The whole premise of his challenge was that there was something wrong with me. That I should have this time, and if I didn’t feel that I did, it was my fault. I already felt totally inadequate—felt that I never did enough work, or that it was good enough, that I wasn’t spending enough time with my kids, or that I was so exhausted I was yelling at them, and I stomped around seething that my “egalitarian” marriage left me up late folding laundry or wrapping Christmas presents or doing the dishes while my husband slept soundly.

Before I began working on this book, I thought that’s just how life had to be—fast, crazy, busy, breathless—particularly for working mothers in the 21st century. I didn’t think it could change. I had no role models. And didn’t really stop and think about why. Most everyone I knew was busy, with schedules going every which way. I remember talking to another working mother on my cell phone in the car weeping after going back to work after my maternity leave about how burned out I felt and how I missed the companionship and understanding of the mother’s group I’d joined after maternity leave. “This is it,” she’d said. “This phone call is the only kind of mother’s group you’re going to get now.”

There was also no real national discussion on what I was experiencing. If women were feeling overwhelmed, I had the feeling that the culture just thought, “Tough. You made this choice to work, now deal with it.” That view was always reinforced after I would write a piece for the Washington Post about juggling work and life. I would always get comments about how working mothers were just selfish. I would get into big back and forths with readers who thought working mothers just wanted big houses and were abandoning their kids. They didn’t deserve free time. Anything approaching discussion about feeling overwhelmed was dismissed as a “Mommy issues,” and [the upshot seemed to be] that middle-class women just needed to to get to the spa for an afternoon or take an anti-anxiety med and chill out.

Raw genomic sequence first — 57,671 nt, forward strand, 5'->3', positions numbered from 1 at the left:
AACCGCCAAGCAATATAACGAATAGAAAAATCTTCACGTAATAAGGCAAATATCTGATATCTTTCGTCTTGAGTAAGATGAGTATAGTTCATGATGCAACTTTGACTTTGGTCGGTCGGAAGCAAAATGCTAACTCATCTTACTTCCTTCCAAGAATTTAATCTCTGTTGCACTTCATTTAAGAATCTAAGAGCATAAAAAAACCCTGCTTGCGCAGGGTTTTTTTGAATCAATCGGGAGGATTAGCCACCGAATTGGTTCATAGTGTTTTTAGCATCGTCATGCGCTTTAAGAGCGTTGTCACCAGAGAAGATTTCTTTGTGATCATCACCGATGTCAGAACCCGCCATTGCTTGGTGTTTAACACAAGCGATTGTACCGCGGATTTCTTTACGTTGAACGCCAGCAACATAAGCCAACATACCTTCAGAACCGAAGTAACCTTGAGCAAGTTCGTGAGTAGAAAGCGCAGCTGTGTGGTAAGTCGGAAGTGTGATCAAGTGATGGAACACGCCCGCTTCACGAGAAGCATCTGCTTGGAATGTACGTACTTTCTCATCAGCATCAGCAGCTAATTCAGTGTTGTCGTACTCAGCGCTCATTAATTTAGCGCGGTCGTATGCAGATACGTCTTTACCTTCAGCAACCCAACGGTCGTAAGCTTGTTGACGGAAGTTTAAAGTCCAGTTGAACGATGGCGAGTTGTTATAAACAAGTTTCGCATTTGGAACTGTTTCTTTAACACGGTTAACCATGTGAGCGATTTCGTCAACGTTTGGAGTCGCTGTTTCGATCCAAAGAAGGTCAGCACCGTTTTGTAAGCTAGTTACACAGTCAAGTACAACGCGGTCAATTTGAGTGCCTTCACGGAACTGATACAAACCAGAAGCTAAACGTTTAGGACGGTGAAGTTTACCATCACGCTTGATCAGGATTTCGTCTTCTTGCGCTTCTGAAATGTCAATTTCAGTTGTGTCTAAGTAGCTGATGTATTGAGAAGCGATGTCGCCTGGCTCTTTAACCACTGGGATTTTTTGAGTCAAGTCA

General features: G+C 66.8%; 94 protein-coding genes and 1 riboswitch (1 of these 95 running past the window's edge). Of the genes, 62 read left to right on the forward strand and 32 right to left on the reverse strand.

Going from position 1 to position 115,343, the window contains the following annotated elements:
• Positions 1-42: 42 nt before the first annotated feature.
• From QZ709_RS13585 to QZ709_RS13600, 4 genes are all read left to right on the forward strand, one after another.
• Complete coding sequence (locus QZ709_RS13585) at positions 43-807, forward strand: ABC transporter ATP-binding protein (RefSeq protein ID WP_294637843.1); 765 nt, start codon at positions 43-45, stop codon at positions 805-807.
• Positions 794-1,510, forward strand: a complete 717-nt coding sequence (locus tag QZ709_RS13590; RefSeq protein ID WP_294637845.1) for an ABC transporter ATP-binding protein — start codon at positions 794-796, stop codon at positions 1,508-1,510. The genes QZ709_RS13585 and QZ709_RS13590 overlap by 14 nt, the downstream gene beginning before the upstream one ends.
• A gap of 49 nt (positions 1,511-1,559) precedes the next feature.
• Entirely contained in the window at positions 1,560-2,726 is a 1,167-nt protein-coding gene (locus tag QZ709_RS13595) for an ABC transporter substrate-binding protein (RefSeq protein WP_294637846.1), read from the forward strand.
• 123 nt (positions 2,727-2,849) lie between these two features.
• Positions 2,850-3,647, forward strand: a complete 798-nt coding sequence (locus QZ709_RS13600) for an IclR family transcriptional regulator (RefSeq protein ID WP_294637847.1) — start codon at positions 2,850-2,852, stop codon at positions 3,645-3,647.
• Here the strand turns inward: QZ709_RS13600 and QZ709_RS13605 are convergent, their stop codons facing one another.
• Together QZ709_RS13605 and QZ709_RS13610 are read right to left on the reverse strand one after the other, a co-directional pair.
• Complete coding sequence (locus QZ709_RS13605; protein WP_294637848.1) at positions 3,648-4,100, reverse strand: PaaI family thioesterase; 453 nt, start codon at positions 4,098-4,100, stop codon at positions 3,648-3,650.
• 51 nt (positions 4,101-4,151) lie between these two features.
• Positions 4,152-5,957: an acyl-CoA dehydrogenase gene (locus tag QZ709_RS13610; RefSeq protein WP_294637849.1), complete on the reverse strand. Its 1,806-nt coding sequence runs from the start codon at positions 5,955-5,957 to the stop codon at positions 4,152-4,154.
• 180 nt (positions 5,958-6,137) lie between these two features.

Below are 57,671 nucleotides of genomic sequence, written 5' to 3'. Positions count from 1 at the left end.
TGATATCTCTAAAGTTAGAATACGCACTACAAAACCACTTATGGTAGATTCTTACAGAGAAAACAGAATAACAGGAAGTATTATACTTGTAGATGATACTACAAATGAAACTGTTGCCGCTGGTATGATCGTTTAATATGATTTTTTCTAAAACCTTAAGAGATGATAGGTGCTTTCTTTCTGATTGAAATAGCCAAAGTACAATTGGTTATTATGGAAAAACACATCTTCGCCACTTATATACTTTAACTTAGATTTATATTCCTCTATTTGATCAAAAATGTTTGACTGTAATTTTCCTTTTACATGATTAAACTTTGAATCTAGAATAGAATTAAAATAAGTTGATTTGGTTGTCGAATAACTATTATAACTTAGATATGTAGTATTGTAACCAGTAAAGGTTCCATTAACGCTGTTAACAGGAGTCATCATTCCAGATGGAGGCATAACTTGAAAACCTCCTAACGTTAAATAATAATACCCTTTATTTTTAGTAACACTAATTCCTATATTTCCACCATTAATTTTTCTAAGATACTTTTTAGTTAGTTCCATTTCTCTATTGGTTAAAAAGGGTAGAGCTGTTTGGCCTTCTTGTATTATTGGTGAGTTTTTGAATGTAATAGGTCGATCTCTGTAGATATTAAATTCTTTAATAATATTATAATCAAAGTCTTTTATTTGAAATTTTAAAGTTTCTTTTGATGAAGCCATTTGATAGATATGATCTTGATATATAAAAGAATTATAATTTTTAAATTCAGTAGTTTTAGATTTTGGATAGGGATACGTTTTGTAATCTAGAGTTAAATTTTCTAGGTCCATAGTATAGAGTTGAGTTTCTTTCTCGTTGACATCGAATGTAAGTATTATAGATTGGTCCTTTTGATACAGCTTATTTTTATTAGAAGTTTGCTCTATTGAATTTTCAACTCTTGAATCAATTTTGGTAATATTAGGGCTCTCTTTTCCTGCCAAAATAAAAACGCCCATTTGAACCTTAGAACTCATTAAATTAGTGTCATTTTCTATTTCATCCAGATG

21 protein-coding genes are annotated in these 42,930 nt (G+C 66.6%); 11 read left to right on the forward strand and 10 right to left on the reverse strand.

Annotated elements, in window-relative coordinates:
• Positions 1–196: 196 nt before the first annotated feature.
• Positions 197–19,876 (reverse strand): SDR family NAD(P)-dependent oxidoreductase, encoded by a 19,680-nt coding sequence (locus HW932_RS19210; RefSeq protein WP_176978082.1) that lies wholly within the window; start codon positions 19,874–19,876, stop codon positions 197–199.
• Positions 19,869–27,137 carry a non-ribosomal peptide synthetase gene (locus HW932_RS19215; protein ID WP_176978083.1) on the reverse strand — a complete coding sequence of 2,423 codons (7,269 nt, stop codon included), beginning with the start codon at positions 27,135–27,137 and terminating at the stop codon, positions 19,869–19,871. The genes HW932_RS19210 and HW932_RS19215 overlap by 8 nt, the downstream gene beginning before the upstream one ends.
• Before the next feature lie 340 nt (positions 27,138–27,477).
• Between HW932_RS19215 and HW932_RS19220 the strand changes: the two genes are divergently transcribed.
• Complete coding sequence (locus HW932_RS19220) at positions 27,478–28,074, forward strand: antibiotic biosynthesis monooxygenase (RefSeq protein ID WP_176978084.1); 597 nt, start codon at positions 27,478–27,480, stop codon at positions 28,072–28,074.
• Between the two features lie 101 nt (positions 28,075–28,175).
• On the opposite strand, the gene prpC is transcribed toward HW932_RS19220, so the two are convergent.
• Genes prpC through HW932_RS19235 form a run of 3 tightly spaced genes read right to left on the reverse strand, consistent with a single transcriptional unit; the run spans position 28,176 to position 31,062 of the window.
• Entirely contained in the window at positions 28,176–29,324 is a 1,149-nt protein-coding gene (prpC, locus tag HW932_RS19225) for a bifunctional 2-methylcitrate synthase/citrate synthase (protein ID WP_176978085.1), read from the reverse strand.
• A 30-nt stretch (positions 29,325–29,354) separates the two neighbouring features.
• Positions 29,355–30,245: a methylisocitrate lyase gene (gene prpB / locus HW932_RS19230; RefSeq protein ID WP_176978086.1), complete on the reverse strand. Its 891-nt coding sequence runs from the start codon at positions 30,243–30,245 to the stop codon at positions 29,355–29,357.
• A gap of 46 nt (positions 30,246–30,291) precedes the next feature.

But I discovered soon enough that these are hardly “Mommy” issues—these are human issues, how we work and live, the pressures to spend so much time at work, or living up to crazy ideals, is affecting all of us. And you’re beginning to see the conversation change—even conservatives now are looking at birth-rate declines and work like Stewart D. Friedman’s Baby Bust showing that more young people don’t see a way to combine work and family in a rational way, so are choosing not to have families. That’s huge. That’s when work-life issues become the problem of society, especially one that purports to value families and that wants to survive into the future.

What I discovered in researching the book has been infuriating, enlightening and ultimately liberating. It is so clear now how on the bleeding edge we are of changing gender roles, how so much has changed in our lives and yet how so much remains stuck in amber, in the nostalgia of another era. I’m not just talking about workplace laws which were written in 1938 when the world was a different place and tax policies that favor breadwinner-homemaker family models, but our cultural attitudes, our unconscious biases.

I had one of those “aha” moments when I found the General Social Survey question about whether mothers of preschoolers should work. As late as 2002, the last time the question was asked (at least at the time of my reporting) majorities of both men and women said no, she shouldn’t, or she should only work part-time. What that showed me was such a deep and pervasive ambivalence about working mothers— no wonder we don’t have national policies and workplace cultures to help women better juggle work and home, if we’re deeply conflicted about whether she should be at work at all.

How can work stress affect well-being?